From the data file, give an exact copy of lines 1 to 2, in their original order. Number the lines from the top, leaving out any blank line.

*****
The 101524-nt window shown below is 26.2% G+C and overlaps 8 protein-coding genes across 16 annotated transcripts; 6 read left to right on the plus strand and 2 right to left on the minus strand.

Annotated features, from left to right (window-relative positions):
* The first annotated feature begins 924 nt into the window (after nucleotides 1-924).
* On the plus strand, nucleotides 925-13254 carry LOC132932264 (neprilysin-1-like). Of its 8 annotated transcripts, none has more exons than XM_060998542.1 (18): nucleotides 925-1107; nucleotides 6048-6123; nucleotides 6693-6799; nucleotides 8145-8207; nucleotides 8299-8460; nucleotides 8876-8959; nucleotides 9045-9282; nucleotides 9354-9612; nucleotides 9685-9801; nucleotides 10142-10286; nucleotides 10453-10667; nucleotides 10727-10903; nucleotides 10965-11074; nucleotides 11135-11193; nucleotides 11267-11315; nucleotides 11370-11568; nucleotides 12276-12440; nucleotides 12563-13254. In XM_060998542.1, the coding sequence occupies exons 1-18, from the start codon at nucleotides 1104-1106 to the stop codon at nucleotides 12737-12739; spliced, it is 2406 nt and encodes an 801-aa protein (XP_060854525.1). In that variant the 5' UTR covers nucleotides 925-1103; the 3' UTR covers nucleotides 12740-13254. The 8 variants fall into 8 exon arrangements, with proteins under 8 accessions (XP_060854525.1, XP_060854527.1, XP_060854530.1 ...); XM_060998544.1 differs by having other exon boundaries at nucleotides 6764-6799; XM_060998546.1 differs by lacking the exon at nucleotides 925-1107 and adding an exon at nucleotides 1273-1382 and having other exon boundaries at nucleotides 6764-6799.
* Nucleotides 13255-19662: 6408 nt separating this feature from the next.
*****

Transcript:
The 101524-nt window shown below is 26.2% G+C and overlaps 8 protein-coding genes across 16 annotated transcripts; 6 read left to right on the plus strand and 2 right to left on the minus strand.

Annotated features, from left to right (window-relative positions):